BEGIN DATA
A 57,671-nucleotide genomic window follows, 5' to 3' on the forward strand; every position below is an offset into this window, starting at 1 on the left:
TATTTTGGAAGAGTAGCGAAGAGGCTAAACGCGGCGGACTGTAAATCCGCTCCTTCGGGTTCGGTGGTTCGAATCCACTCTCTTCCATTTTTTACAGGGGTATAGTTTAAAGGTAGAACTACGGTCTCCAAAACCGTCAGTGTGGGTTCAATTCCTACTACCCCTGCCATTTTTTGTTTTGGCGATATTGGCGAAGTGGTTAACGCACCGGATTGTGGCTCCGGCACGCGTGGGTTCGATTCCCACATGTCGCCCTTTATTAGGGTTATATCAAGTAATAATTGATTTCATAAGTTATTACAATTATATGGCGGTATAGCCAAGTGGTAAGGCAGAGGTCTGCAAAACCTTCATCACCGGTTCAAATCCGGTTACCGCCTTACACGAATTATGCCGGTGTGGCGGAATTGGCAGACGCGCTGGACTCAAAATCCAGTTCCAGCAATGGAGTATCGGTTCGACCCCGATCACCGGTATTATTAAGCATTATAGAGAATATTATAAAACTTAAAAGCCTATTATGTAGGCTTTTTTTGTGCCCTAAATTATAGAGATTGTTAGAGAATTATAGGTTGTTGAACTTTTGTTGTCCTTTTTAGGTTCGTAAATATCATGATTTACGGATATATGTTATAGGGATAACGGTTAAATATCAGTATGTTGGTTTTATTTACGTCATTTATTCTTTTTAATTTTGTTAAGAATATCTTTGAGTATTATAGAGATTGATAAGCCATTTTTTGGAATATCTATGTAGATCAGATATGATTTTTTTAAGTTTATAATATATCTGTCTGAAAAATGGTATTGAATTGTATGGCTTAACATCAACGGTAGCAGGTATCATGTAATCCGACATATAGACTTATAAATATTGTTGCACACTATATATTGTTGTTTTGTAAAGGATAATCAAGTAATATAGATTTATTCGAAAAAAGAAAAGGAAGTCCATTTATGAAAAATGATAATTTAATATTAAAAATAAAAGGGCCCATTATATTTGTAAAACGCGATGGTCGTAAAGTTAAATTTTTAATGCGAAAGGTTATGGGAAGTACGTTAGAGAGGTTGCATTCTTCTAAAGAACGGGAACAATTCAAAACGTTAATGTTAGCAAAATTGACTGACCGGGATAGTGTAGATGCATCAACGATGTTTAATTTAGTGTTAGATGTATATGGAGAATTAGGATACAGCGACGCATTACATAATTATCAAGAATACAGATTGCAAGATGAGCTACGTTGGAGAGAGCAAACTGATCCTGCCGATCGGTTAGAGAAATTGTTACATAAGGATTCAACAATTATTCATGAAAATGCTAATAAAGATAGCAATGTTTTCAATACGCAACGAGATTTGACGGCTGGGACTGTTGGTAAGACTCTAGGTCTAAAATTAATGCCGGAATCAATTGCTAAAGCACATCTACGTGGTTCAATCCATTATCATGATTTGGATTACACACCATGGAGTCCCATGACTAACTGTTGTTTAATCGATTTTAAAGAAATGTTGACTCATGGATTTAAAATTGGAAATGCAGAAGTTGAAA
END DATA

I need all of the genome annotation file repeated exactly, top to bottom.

A 57,671-nucleotide genomic window follows, 5' to 3' on the forward strand; every position below is an offset into this window, starting at 1 on the left:
TATTTTGGAAGAGTAGCGAAGAGGCTAAACGCGGCGGACTGTAAATCCGCTCCTTCGGGTTCGGTGGTTCGAATCCACTCTCTTCCATTTTTTACAGGGGTATAGTTTAAAGGTAGAACTACGGTCTCCAAAACCGTCAGTGTGGGTTCAATTCCTACTACCCCTGCCATTTTTTGTTTTGGCGATATTGGCGAAGTGGTTAACGCACCGGATTGTGGCTCCGGCACGCGTGGGTTCGATTCCCACATGTCGCCCTTTATTAGGGTTATATCAAGTAATAATTGATTTCATAAGTTATTACAATTATATGGCGGTATAGCCAAGTGGTAAGGCAGAGGTCTGCAAAACCTTCATCACCGGTTCAAATCCGGTTACCGCCTTACACGAATTATGCCGGTGTGGCGGAATTGGCAGACGCGCTGGACTCAAAATCCAGTTCCAGCAATGGAGTATCGGTTCGACCCCGATCACCGGTATTATTAAGCATTATAGAGAATATTATAAAACTTAAAAGCCTATTATGTAGGCTTTTTTTGTGCCCTAAATTATAGAGATTGTTAGAGAATTATAGGTTGTTGAACTTTTGTTGTCCTTTTTAGGTTCGTAAATATCATGATTTACGGATATATGTTATAGGGATAACGGTTAAATATCAGTATGTTGGTTTTATTTACGTCATTTATTCTTTTTAATTTTGTTAAGAATATCTTTGAGTATTATAGAGATTGATAAGCCATTTTTTGGAATATCTATGTAGATCAGATATGATTTTTTTAAGTTTATAATATATCTGTCTGAAAAATGGTATTGAATTGTATGGCTTAACATCAACGGTAGCAGGTATCATGTAATCCGACATATAGACTTATAAATATTGTTGCACACTATATATTGTTGTTTTGTAAAGGATAATCAAGTAATATAGATTTATTCGAAAAAAGAAAAGGAAGTCCATTTATGAAAAATGATAATTTAATATTAAAAATAAAAGGGCCCATTATATTTGTAAAACGCGATGGTCGTAAAGTTAAATTTTTAATGCGAAAGGTTATGGGAAGTACGTTAGAGAGGTTGCATTCTTCTAAAGAACGGGAACAATTCAAAACGTTAATGTTAGCAAAATTGACTGACCGGGATAGTGTAGATGCATCAACGATGTTTAATTTAGTGTTAGATGTATATGGAGAATTAGGATACAGCGACGCATTACATAATTATCAAGAATACAGATTGCAAGATGAGCTACGTTGGAGAGAGCAAACTGATCCTGCCGATCGGTTAGAGAAATTGTTACATAAGGATTCAACAATTATTCATGAAAATGCTAATAAAGATAGCAATGTTTTCAATACGCAACGAGATTTGACGGCTGGGACTGTTGGTAAGACTCTAGGTCTAAAATTAATGCCGGAATCAATTGCTAAAGCACATCTACGTGGTTCAATCCATTATCATGATTTGGATTACACACCATGGAGTCCCATGACTAACTGTTGTTTAATCGATTTTAAAGAAATGTTGACTCATGGATTTAAAATTGGAAATGCAGAAGTTGAAA